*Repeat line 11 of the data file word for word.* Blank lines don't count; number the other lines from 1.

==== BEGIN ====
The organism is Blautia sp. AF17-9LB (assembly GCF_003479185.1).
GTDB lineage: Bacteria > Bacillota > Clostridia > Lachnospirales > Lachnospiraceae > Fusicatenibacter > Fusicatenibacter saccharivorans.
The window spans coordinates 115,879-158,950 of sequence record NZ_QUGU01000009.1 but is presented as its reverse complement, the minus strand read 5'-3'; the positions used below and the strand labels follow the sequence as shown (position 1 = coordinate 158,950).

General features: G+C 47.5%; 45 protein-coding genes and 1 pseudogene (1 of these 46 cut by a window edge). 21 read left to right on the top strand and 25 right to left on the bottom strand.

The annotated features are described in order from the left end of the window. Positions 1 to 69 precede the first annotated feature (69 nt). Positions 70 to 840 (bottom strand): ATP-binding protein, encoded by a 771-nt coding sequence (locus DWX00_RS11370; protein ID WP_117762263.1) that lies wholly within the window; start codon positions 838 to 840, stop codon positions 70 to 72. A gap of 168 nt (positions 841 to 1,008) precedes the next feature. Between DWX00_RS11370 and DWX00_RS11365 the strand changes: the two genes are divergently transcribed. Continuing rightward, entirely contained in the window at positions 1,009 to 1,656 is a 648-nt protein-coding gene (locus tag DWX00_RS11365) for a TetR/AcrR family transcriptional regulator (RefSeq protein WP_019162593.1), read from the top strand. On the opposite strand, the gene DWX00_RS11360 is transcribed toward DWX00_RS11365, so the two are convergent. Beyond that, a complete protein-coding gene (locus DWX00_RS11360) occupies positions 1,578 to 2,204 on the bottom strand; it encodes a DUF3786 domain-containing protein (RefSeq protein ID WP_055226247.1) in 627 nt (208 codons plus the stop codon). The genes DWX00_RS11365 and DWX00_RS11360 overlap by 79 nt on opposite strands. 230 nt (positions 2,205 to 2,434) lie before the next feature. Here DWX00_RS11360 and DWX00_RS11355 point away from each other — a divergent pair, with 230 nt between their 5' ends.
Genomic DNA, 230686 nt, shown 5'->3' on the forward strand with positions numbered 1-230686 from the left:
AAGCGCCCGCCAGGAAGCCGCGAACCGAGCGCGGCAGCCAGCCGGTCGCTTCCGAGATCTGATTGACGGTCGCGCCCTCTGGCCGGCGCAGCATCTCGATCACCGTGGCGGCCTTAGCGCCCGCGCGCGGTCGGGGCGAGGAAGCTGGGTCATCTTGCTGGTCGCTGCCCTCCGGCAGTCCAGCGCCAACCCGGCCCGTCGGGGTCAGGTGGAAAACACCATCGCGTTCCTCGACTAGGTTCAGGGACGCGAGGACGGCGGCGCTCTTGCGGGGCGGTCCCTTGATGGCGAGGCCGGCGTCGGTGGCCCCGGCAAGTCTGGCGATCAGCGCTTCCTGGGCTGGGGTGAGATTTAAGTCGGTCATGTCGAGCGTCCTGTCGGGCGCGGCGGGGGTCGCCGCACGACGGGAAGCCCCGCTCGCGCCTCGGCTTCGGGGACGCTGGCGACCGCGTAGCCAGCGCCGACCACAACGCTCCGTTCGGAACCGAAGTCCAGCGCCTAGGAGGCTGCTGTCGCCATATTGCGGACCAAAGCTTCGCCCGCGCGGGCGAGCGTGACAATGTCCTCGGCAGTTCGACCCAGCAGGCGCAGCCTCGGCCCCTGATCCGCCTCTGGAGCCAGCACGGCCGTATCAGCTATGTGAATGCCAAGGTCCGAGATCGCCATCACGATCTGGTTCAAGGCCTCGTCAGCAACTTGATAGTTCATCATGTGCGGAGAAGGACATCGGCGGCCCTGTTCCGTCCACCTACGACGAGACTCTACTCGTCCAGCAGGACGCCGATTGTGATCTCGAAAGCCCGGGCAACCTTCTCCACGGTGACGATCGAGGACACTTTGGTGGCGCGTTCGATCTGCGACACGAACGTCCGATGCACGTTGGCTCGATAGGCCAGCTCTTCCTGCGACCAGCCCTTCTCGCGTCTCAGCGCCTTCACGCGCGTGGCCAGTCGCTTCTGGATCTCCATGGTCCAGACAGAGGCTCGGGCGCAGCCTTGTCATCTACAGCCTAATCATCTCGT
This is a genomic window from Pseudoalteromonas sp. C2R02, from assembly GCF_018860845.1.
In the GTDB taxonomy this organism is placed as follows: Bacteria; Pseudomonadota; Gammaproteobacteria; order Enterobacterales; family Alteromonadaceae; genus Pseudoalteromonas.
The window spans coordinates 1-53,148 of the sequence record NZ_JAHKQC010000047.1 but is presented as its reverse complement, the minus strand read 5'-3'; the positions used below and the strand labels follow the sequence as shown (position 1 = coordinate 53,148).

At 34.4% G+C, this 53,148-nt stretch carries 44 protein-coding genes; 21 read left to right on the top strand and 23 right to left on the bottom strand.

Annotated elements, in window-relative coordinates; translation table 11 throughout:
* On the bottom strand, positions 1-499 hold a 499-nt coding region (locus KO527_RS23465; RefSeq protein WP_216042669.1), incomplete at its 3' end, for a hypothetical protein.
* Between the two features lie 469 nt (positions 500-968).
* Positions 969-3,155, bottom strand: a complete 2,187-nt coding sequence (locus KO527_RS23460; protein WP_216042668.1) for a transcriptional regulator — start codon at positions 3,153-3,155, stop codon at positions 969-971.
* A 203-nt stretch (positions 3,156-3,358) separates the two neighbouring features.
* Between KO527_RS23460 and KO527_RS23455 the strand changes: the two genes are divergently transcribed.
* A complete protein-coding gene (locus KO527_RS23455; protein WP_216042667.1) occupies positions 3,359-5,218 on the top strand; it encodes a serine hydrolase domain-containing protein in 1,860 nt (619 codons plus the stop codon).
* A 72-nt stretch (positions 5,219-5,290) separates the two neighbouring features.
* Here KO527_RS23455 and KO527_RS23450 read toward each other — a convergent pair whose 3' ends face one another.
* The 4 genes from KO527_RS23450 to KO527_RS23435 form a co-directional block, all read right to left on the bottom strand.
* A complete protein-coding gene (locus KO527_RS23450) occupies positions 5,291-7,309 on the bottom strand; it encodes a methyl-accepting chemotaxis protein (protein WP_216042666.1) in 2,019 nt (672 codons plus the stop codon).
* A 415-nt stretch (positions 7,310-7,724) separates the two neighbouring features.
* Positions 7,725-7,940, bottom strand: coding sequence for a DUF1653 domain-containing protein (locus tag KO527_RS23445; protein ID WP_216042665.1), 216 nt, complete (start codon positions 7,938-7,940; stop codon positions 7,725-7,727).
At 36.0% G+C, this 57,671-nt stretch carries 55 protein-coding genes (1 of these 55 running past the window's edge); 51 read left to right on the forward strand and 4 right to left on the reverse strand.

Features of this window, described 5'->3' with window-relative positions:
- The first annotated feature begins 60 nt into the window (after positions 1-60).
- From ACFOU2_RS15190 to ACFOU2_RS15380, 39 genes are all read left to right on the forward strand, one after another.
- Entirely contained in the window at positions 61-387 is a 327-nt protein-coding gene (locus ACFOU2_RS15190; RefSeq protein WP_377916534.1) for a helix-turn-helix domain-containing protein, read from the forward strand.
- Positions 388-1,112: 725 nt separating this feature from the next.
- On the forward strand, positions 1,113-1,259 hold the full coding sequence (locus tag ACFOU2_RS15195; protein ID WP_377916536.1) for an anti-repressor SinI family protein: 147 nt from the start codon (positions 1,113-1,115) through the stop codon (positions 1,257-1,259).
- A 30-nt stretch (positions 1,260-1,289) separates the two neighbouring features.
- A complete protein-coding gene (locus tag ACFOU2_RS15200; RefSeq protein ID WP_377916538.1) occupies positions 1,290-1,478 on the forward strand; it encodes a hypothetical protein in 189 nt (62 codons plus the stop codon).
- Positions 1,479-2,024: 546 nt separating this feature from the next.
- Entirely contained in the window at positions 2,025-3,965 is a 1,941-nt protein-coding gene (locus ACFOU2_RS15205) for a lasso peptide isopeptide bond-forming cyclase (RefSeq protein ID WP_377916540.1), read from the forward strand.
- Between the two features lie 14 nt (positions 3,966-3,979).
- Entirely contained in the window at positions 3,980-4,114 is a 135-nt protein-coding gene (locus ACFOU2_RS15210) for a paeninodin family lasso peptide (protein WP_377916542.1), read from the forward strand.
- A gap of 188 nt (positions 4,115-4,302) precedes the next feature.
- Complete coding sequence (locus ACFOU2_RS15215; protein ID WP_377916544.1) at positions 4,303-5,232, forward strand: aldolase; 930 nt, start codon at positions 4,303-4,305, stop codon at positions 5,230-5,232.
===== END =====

At 34.4% G+C, this 53,148-nt stretch carries 44 protein-coding genes; 21 read left to right on the top strand and 23 right to left on the bottom strand.